Jan Gossaert is hardly a household name. However, the Old Master, known in his early 16th Century heyday as Jan Mabuse, is widely credited with changing the course of Flemish art, taking the tradition of Jan van Eyck and melding it with Italianate techniques.
That he has been rather overlooked by modern scholars is something The National Gallery is seeking to rectify, and one of the many reasons it is staging the biggest solo exhibition of Gossaert’s work in nearly half a century. Consequently Jan Gossaert’s Renaissance, which opens tomorrow, is a feast of more than 80 works, and includes some of his most important paintings.
Thought to have been the first Northern European artist to make the journey to Rome to copy antique sculpture in 1509, his subsequent paintings are filled with voluptuous nudes depicted in religious and mythological tales in the gothic tradition.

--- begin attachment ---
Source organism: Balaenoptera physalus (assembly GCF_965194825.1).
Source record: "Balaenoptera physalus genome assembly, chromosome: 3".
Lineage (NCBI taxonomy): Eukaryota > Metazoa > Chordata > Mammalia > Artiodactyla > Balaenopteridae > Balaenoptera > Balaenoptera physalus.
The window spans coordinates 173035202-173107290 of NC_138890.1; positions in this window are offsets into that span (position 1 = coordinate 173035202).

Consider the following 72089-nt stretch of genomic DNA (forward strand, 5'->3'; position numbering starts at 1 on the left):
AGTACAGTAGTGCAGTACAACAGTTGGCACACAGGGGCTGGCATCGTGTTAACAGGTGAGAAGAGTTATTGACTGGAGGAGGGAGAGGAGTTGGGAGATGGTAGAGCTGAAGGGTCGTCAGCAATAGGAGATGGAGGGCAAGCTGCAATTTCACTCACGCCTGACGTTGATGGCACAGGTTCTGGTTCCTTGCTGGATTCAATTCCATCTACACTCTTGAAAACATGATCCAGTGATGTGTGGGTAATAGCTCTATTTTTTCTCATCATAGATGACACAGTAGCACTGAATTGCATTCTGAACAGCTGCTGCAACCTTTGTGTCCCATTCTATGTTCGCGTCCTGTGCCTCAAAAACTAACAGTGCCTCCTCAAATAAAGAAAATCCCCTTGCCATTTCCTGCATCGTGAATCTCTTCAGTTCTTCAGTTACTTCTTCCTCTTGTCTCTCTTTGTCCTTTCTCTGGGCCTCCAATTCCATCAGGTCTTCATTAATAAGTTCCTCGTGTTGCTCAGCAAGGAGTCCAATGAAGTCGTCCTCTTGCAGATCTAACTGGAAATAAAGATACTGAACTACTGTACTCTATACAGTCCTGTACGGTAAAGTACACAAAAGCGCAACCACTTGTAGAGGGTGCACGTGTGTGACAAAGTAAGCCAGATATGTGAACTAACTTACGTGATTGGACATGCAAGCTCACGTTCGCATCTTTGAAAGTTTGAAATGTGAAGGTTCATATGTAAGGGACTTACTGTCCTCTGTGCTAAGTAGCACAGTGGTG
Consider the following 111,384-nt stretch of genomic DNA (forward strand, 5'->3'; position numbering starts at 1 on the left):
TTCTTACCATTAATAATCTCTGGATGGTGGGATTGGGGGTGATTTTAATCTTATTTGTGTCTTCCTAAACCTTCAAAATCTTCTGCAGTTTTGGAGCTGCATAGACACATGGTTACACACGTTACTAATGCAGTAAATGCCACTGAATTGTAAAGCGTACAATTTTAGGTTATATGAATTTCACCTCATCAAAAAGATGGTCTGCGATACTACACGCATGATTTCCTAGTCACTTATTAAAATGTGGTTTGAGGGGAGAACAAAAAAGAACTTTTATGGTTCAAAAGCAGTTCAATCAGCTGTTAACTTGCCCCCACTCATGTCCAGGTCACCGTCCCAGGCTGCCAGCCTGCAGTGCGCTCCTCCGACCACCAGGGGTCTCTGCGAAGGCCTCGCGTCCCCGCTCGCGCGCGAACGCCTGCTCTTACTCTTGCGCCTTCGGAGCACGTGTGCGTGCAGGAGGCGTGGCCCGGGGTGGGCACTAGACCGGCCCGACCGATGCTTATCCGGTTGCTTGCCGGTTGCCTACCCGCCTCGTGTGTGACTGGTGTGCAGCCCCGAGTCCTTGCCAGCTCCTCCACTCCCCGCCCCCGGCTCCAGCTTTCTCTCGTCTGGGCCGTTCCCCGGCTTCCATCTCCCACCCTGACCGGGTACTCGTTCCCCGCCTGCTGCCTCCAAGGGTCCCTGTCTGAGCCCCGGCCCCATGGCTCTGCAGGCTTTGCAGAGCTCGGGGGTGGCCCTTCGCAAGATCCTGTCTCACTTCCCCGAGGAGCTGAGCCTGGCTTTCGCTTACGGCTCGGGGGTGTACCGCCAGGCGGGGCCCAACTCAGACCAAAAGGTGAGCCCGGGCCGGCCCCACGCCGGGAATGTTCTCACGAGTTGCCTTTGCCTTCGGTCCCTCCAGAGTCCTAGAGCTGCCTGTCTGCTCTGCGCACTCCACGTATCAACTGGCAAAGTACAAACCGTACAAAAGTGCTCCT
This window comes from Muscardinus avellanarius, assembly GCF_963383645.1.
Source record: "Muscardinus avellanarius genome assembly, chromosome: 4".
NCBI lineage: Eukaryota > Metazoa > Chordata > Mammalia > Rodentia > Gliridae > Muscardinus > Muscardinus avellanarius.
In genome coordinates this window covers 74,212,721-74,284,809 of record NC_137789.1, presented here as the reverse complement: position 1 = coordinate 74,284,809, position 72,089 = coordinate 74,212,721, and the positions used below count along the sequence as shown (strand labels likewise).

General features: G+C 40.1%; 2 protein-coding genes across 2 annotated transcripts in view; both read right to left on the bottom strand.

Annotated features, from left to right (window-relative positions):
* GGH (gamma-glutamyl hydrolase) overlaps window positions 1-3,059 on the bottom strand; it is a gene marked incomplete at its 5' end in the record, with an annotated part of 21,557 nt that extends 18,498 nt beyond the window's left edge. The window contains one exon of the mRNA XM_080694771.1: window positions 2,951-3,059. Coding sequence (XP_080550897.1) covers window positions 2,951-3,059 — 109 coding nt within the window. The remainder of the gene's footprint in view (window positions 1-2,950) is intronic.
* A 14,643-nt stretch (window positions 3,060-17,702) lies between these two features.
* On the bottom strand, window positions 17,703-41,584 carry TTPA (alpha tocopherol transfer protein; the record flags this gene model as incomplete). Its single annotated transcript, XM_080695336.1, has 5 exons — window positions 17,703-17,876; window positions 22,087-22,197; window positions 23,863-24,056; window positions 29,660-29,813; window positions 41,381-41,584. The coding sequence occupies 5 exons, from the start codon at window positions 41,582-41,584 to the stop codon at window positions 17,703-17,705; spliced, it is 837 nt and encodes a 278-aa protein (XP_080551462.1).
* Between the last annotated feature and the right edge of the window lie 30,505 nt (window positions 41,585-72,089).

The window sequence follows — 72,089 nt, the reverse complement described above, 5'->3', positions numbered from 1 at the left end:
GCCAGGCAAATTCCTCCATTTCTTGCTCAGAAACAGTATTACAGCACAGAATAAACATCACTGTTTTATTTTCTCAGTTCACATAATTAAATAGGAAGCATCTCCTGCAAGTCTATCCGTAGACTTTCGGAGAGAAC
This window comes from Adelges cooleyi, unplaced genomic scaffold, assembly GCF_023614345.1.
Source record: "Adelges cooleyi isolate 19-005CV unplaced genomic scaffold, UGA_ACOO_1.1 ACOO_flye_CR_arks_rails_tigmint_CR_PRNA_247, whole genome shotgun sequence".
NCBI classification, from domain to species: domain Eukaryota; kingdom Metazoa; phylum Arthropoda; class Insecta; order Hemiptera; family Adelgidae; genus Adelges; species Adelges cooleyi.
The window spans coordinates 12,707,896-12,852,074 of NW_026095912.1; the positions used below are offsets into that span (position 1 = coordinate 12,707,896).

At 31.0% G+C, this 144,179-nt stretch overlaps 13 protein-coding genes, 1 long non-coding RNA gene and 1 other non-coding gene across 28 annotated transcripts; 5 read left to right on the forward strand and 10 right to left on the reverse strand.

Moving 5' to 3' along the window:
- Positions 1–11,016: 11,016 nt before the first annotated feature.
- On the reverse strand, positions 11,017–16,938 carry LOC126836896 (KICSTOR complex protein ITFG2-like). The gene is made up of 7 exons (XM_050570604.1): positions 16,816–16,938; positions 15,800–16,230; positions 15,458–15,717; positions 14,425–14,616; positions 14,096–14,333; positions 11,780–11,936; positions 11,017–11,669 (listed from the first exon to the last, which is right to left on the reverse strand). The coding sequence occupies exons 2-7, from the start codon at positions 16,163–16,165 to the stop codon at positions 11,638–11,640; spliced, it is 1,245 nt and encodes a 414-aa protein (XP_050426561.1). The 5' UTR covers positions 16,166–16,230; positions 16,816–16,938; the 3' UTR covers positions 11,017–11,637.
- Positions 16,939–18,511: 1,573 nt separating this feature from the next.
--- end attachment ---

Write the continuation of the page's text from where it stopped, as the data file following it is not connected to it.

One of the first works completed after his return from Rome, the ‘Adoration of the Kings’ (1510-15), is a sumptuous rendition of the Magi at Christ’s birth. The Virgin and babe are depicted amid the cracked tiles of a destroyed, yet architecturally ornate, outhouse with presiding angels and hounds at their feet. One of the visiting kings, Balthazar, is one of the earliest known depictions of a black man in western art.
Original sin rears its head in much of Gossaert’s work and the exhibition includes an early Durer-influenced ‘Adam and Eve’ (circa 1510), for direct comparison with another painting of the same name which he painted in 1520.
Other highlights include the triptych ‘Agony in the Garden of Getheseman’, the individual panels of which have been reunited for the first since it was completed in 1510; ‘An Elderly Couple,’ a stunning portrait of old age; and Venus (circa 1521), a porcelain nude in the classical style.
Works by his contemporaries Durer, Jacopo de’Barbari and Lucas van Leyden are exhibited alongside the collection to provide background to Gossaert’s artistic milieu.
'Jan Gossaert’s Renaissance' is at The National Gallery from tomorrow until 30 May 2011Reuse content